Sunday, October 25, 2009

Underrated Performer of the Week: Edward Van Sloan

This Cafe specal was written by ShariLee.

Edward Van Sloan was a character actor best known for his roles in Universal Studios' horror films: Dr. Van Helsing in Dracula (1931); Dr. Waldman in Frankenstein (1931); and Dr. Muller in The Mummy (1932). His close-cropped gray hair, thick spectacles, and clipped, ominous tones would serve memorably as the nemesis and antagonist of evil-doers and monsters played by Bela Lugosi, Boris Karloff and Erich von Stroheim. He had a style of playing horror roles that was unmistakably his, speaking his lines in a slow, exaggerated style of elocution.

Edward Van Sloan was born on November 1, 1882 in Minnesota. After a lengthy career as a commercial artist, he turned to the stage and movies after World War I. Van Sloan made his film debut in 1916, playing Joseph Tremaine in Slander. He did not appear in another movie until 1931.

From 1916 to 1927, Edward Van Sloan had a successful career on Broadway appearing in The Unknown Purple, Polly Preferred, Morals, Schweiger, Juarez and Maximilian, Remote Control, and Lost. In 1927, he was cast as Dr. Abraham Van Helsing in the Broadway production of Dracula starring Bela Lugosi in the title role.

His Broadway role would lead to his successful film career as a character actor. He recreated his role of Dr. Van Helsing in the 1931 film Dracula and again later in Dracula's Daughter (1936). Edward's third movie credit was playing Dr. Waldman in Frankenstein (1931) starring Boris Karloff. Right before the opening credits of Frankenstein, he stepped out in front of a curtain to warn the audience that they now had a chance to escape the theater if they were too squeamish.

Edward was also a successful character actor in mystery films of the era including The Death Kiss (1932), Trick or Treat (1933), Murder on Campus (1934), and Danger on the Air (1938). He also appeared in such classics as Baby Face (1933), Manhattan Melodrama (1934), The Woman in Red (1935), Abe Lincoln in Illinois (1940), and Love Crazy (1941).

In the late 1940s, Edward returned to the Broadway stage in The Vigil.

Edward Van Sloan retired from both the stage and movies in 1950 after a final performance in an uncredited movie role as a minister in The Underworld Story. He passed away on March 6, 1964 at the age of 81.

7 comments:

  1. A classic actor who played memorable roles and is most definitely underrated! We can see him this month on TCM during the Boris Karloff marathon (Friday, Oct. 30th), including BEHIND THE MASK (1932) and BEFORE I HANG (1940). Thank you so much, ShariLee, for providing an excellent write-up on a notable actor.

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  2. Shari Lee , Thanks for this post. He is in my all time favorite Universal horror film The Mummy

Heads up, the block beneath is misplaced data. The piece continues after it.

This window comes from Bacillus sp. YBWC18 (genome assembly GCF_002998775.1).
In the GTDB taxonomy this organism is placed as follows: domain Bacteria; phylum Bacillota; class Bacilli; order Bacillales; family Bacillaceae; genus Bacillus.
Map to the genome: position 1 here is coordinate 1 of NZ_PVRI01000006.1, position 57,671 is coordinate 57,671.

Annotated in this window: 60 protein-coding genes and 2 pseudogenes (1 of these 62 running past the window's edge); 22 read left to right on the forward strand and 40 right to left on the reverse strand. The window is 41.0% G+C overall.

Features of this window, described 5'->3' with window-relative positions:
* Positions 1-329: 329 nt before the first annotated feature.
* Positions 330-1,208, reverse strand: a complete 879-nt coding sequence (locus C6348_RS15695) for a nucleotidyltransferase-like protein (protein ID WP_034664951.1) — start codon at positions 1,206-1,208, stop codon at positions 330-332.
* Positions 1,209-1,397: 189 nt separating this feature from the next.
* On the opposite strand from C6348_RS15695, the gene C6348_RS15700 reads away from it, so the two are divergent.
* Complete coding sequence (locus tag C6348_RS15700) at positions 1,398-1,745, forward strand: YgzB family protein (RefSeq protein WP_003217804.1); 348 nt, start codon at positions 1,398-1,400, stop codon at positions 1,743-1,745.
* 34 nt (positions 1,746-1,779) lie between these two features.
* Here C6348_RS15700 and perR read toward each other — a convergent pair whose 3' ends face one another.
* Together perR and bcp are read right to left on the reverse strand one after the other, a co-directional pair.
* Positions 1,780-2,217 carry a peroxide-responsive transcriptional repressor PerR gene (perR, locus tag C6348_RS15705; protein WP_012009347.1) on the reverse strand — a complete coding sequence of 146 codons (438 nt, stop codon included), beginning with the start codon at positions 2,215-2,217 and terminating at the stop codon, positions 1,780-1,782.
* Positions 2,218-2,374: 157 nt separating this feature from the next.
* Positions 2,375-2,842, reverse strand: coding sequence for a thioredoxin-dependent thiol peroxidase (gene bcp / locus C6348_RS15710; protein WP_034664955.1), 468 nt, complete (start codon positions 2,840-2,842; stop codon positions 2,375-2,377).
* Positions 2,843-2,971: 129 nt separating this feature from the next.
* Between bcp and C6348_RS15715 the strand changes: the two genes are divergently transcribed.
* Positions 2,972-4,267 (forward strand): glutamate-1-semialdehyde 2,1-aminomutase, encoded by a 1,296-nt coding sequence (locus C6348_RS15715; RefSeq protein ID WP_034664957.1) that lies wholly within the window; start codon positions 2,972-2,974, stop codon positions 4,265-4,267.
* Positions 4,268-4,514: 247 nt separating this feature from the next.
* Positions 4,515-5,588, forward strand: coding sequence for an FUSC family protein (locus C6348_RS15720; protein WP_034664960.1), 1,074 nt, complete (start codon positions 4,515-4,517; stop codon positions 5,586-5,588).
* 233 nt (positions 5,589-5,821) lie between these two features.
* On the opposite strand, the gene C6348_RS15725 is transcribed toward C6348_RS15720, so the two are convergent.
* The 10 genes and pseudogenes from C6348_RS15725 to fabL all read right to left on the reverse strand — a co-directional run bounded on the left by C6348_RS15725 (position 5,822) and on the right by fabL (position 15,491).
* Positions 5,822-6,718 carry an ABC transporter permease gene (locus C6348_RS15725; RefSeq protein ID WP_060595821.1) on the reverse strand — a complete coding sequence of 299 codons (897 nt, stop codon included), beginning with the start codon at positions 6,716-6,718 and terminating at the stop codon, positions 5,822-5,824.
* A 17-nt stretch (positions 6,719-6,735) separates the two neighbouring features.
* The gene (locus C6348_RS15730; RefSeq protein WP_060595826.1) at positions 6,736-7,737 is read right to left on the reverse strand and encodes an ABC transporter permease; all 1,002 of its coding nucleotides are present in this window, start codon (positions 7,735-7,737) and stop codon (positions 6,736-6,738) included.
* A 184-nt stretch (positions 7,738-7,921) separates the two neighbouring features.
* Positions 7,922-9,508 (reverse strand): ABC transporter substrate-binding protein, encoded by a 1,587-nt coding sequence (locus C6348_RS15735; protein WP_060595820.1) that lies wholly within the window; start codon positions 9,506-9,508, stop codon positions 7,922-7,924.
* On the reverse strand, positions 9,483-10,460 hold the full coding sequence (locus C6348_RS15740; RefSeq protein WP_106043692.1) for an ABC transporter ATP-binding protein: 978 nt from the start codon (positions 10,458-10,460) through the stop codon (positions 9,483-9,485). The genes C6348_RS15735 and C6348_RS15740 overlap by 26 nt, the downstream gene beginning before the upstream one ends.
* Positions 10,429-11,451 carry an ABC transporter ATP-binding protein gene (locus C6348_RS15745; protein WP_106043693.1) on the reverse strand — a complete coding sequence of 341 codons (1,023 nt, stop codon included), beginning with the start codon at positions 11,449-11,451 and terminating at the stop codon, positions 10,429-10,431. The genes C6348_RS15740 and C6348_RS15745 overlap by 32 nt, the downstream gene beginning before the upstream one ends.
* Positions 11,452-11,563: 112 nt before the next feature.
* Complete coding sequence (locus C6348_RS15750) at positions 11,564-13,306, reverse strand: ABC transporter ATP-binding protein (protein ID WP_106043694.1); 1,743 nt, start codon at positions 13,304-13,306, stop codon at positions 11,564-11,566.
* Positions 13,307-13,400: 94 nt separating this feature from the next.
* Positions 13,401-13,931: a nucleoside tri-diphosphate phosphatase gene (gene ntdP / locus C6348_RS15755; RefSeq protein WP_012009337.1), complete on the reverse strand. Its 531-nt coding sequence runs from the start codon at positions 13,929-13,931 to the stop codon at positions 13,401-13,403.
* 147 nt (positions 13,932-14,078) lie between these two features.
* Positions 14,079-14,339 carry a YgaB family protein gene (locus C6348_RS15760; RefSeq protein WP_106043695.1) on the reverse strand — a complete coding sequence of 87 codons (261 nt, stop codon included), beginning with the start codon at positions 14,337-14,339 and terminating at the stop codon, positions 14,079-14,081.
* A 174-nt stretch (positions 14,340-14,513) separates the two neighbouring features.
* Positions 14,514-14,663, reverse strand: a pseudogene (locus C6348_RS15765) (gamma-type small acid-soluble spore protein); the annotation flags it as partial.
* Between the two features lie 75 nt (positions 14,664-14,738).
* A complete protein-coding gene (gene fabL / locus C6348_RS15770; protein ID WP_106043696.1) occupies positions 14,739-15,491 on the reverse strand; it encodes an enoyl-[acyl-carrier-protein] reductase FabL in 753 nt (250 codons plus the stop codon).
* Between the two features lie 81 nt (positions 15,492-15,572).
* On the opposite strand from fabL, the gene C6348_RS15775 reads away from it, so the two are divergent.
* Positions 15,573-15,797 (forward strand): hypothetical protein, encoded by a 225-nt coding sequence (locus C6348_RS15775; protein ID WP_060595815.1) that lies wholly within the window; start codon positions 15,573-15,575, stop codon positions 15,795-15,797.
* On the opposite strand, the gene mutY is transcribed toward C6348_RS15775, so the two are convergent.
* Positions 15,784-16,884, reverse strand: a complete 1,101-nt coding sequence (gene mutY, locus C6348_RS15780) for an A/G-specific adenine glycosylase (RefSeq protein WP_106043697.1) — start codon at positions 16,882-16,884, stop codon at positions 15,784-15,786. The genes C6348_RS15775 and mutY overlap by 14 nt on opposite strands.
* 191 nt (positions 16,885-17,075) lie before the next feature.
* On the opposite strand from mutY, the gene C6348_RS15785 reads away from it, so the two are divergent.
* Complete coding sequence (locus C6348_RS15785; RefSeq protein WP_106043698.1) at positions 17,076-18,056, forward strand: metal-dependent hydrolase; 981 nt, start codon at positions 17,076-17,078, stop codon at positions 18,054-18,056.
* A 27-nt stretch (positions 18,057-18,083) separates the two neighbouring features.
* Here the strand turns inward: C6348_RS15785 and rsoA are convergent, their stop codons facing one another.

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  3. ShariLee, this was a great tribute--it reminded me how little I knew about Edward Van Sloan. My favorite of his movies that you mentioned is the underrated DRACULA'S DAUGHTER. Sark, I don't think I've seen BEHIND THE MASK, so thanks for the heads-up. What a nice choice for the Underrated Performer of the Week with Halloween coming up on Saturday!

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  4. I loved Edward Van Sloan whenever he showed up in movies. His style of speaking was so distinct, as you said, and I thought he came across wonderfully in Dracula. Wonderful blog about a special character actor, ShariLee

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  5. Glad everyone enjoyed the blog.

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  6. I read an interview with him that he did towards the end of his life. He was greatly amused that people still pointed out his house as 'the place where the man who killed Dracula lives".

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  7. Van Sloan is one of those actors who played key roles in an astonishing list of iconic films and he was a wonderful actor. One of the minor movies, in the public domain now, was one you mentioned called "The Death Kiss," a mystery headlined by David Manners with what seems like most of the cast of "Dracula," including the great Lugosi, and it's a real little curio. Van Sloan was always an actor you loved to see coming. Forrest Ackerman, in the heyday of "Famous Monsters of Filmland Magazine," found himself wondering what had happened to Van Sloan, and looked him up in the telephone directory, where he found him listed and shortly thereafter interviewed him. Van Sloan told him that Karloff, watching the Frankenstein rushes for the first time, put his head in his hands and moaned, "I'm ruined, I'm ruined," whereupon Van Sloan confidently told him, "Not so, Boris, you're made!"

    Van Sloan appeared in one of my favorite films, the smash hit "Manhattan Melodrama" with Clark Gable, William Powell, and Myrna Loy, which would be hailed today as one of the greatest of classics if it didn't have "Melodrama" in the title, considered a pejorative today. Had they been able to legally shorten it to simply "Manhattan," I think it would be as famous as any movie made in the '30s.

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